Where did the phrase 'mixed economy' church come from?
The term was first used by Archbishop Rowan Williams to refer to fresh expressions and 'inherited' forms of church existing alongside each other, within the same denomination, in relationships of mutual respect and support.
The idea of the mixed economy has its roots in God.
The mixed economy echoes the Trinity
The Father, Son and Holy Spirit have their own identities. They are distinct persons. But they are also totally involved with each other and mutually dependent on one another - so much so that they are a single entity.
Likewise, inherited churches and fresh expressions have their separate identities; they are different. But they too can be greatly involved with each as they share resources, pray for one another and rejoice in each other's strengths. This will allow people outside the church to say, 'They are one.'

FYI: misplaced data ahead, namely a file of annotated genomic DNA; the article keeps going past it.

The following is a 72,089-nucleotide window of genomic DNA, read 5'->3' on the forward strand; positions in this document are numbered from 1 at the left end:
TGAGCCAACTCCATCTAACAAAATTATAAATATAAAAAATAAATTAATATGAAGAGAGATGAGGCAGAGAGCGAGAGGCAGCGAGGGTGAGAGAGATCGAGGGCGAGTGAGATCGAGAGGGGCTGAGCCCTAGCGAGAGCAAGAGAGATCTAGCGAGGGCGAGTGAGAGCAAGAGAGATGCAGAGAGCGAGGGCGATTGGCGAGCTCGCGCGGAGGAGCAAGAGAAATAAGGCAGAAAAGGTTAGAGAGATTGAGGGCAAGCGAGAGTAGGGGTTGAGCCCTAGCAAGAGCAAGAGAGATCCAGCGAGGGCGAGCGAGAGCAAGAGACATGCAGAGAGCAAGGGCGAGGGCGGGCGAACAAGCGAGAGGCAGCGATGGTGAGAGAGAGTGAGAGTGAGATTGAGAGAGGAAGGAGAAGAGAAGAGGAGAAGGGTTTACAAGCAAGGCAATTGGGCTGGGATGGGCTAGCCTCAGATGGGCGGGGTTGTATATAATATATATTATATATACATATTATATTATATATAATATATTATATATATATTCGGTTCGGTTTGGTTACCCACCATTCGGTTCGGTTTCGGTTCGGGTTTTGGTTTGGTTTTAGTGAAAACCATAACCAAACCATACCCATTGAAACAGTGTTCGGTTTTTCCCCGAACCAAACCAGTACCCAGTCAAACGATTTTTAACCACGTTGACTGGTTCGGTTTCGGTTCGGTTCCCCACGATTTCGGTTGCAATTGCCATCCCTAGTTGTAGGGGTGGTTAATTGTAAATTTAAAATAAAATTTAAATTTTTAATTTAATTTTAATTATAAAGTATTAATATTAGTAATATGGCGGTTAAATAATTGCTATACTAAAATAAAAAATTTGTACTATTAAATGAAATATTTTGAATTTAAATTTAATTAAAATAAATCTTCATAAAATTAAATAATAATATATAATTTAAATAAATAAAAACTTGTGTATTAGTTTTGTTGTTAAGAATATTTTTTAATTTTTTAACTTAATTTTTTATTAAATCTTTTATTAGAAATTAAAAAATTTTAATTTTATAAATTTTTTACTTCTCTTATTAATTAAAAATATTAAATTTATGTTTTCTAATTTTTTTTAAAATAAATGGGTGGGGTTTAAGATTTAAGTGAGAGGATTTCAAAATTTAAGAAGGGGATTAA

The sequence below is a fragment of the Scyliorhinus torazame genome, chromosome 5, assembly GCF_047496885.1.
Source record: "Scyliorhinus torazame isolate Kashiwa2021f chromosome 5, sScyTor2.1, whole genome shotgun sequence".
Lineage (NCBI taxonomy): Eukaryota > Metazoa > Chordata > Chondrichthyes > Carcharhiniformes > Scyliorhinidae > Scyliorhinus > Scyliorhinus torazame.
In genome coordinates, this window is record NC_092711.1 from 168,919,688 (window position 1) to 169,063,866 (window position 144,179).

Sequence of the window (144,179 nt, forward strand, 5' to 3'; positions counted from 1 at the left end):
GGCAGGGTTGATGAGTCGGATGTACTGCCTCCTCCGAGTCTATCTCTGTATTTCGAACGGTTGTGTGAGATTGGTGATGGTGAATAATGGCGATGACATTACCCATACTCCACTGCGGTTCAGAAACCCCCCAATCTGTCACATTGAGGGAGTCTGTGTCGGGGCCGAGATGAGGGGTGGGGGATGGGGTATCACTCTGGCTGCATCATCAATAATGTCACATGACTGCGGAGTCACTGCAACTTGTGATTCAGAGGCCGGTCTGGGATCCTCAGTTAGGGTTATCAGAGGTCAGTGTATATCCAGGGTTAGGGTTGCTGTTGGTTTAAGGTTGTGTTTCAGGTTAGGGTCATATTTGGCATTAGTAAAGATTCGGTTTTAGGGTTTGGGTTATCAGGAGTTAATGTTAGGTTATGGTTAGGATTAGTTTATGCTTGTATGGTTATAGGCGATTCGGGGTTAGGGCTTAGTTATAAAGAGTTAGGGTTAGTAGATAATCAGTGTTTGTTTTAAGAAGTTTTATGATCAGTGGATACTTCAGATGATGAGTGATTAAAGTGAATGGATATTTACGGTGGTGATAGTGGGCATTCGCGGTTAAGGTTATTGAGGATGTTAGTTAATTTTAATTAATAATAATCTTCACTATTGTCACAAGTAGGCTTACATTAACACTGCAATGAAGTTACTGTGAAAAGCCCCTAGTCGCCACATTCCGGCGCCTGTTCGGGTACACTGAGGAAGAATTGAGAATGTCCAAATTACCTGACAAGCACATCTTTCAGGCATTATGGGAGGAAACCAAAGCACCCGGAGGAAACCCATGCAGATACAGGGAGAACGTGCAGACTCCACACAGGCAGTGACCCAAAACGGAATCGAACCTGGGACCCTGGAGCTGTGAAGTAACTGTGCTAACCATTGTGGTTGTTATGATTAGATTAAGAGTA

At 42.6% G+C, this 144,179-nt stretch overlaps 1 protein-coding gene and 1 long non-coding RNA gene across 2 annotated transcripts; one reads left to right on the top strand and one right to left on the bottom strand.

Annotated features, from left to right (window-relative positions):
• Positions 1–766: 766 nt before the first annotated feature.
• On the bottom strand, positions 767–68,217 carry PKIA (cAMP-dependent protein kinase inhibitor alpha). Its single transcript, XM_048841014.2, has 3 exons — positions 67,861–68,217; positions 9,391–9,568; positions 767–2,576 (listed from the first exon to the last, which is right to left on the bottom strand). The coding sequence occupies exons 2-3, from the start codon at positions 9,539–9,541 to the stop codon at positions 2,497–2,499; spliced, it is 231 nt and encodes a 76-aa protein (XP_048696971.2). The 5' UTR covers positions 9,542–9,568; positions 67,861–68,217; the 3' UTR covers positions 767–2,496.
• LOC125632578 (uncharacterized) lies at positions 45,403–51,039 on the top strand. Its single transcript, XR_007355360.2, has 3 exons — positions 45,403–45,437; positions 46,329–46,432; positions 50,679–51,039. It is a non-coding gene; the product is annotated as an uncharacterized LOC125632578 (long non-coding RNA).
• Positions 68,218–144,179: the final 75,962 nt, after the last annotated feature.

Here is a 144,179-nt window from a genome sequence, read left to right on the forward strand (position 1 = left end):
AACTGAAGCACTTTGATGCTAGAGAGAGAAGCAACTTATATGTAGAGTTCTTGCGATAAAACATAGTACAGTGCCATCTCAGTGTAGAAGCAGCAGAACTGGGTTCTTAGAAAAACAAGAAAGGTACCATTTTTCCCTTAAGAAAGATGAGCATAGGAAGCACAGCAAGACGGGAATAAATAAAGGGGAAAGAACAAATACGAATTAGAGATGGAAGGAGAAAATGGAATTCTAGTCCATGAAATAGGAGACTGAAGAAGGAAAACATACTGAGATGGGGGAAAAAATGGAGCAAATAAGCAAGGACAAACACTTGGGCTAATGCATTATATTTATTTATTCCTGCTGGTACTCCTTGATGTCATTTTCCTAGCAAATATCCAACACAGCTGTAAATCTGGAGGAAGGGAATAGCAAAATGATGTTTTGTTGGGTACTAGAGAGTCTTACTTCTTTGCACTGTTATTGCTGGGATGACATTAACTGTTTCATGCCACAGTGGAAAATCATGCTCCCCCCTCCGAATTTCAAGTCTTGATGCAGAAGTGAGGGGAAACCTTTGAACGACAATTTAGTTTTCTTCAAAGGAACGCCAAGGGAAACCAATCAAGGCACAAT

To me, participating in the 'mixed economy' is the act of realising our ecumenical [a biblical word] status as the wider and deeper family of God. Its a challenge to not forsake of assembling ourselves together and instead to take a step forward to mixing with the full sweep of that assembly, even parts of it we don't appreciate. When we do that [when I do that] i find myself moving away from a homogeneous corner of God's body, away from a consumer mentality that chooses people like me and people who like me, and towards something that might occasionally be uncomfortable but is a more accurate picture of this peculiar aggregation that we are called up into.
Andrew Jones (tallskinnykiwi)